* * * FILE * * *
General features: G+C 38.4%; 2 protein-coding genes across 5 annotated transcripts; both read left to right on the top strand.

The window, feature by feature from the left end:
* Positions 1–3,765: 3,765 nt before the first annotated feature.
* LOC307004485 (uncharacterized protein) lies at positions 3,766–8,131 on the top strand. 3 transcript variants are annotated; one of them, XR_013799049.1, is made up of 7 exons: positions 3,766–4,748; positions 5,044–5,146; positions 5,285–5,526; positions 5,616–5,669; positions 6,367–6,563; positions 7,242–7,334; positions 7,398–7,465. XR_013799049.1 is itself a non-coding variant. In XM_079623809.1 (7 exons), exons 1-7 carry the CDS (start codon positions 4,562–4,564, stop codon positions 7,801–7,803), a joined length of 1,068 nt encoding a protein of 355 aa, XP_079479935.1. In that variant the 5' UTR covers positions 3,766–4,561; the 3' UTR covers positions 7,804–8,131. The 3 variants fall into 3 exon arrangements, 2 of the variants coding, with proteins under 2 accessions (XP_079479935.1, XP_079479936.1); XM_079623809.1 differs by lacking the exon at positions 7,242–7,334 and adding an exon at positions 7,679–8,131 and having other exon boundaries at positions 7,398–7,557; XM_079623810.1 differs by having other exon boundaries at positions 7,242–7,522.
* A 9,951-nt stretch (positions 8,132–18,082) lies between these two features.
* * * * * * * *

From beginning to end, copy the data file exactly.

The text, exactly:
General features: G+C 38.4%; 2 protein-coding genes across 5 annotated transcripts; both read left to right on the top strand.

The window, feature by feature from the left end:
* Positions 1–3,765: 3,765 nt before the first annotated feature.
* LOC307004485 (uncharacterized protein) lies at positions 3,766–8,131 on the top strand. 3 transcript variants are annotated; one of them, XR_013799049.1, is made up of 7 exons: positions 3,766–4,748; positions 5,044–5,146; positions 5,285–5,526; positions 5,616–5,669; positions 6,367–6,563; positions 7,242–7,334; positions 7,398–7,465. XR_013799049.1 is itself a non-coding variant. In XM_079623809.1 (7 exons), exons 1-7 carry the CDS (start codon positions 4,562–4,564, stop codon positions 7,801–7,803), a joined length of 1,068 nt encoding a protein of 355 aa, XP_079479935.1. In that variant the 5' UTR covers positions 3,766–4,561; the 3' UTR covers positions 7,804–8,131. The 3 variants fall into 3 exon arrangements, 2 of the variants coding, with proteins under 2 accessions (XP_079479935.1, XP_079479936.1); XM_079623809.1 differs by lacking the exon at positions 7,242–7,334 and adding an exon at positions 7,679–8,131 and having other exon boundaries at positions 7,398–7,557; XM_079623810.1 differs by having other exon boundaries at positions 7,242–7,522.
* A 9,951-nt stretch (positions 8,132–18,082) lies between these two features.